The book loses a star because it was too short. I want to know much more about the effects of the Protocols. How has the lies perpetuated in The Protocols helped to put in things which are "common knowledge" about Jews (such as that they are bankers who control everything)? How have the Protocols been used recently? If any readers of this review know about a longer-form text that I could read about this topic, please drop a comment below with the book.(less)
After some mixed reactions (mostly during book one) I can officially say that by the end of the sixth volume I enjoyed the Scott Pilgrim series. I fou...moreAfter some mixed reactions (mostly during book one) I can officially say that by the end of the sixth volume I enjoyed the Scott Pilgrim series. I found them to be charming and sweet and romantic. Surprisingly, I found them to very rarely be cheesy, an impresseive feat given the genre of literature: Teen Romance Manga??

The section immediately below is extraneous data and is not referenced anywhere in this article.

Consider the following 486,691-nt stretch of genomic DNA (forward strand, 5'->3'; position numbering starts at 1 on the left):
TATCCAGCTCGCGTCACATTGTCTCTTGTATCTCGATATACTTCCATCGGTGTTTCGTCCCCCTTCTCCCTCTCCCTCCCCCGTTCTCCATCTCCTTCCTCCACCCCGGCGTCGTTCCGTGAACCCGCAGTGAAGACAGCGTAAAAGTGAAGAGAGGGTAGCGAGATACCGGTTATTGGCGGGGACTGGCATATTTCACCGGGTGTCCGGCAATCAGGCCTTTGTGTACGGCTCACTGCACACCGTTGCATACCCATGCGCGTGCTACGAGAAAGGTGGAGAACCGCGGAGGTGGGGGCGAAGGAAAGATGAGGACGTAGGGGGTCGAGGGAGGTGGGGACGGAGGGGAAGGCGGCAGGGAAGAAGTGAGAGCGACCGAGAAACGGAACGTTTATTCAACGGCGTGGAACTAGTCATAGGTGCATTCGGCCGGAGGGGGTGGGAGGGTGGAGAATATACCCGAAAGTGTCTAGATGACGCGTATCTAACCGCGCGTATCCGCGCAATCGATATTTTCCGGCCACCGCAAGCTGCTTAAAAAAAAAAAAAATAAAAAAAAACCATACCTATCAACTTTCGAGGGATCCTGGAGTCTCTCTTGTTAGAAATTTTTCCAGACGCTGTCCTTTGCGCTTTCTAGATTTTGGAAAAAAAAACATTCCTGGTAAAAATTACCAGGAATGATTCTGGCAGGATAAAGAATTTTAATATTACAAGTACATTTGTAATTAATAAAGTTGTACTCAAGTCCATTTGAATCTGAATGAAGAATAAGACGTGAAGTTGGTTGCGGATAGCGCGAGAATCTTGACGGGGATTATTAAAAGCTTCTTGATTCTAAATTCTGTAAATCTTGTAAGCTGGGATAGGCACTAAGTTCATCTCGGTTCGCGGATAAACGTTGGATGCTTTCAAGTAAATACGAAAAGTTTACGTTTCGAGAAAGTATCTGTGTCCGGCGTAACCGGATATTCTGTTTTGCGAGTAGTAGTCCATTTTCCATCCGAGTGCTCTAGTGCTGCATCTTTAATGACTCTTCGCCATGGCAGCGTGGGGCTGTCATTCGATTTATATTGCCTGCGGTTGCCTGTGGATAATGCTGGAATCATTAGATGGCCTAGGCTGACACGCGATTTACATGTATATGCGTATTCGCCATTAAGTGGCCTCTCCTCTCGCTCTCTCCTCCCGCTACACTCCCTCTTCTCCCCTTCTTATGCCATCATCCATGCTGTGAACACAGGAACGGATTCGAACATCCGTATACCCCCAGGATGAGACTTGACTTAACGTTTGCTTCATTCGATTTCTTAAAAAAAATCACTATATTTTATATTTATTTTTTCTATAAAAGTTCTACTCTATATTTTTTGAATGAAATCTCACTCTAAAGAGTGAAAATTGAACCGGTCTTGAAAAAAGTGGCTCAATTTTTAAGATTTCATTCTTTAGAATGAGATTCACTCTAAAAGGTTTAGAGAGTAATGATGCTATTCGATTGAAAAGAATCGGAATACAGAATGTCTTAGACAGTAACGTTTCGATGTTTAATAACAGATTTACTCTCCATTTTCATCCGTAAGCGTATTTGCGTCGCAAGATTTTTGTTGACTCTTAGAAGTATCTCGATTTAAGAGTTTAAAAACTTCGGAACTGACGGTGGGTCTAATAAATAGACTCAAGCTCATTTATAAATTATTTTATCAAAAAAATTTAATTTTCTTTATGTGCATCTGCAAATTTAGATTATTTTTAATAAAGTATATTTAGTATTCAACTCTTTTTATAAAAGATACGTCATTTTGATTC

At the same time, reading the books I understood that I am a little too old for them. Don't get me wrong, I devoured these books with gusto. But I can't help but feel that if I had come across them when I was 17 years old, they would have affected me on a much deeper level. I would have been fanatic about them, rather than amused and charmed by them.
At first glance, the Scott Pilgrim series seems vaguely fucked up. The premise, after all, is that the main character must fight and defeat the seven evil ex-boyfriends in order to win the love of his girlfriend Ramona. On the surface, this is some misogynist bullshit, only men in comic books (or, perhaps, rams) need to defeat other men in battle in order to woo their women, and this is a tired cliche. But perhaps a deeper reading is in order here.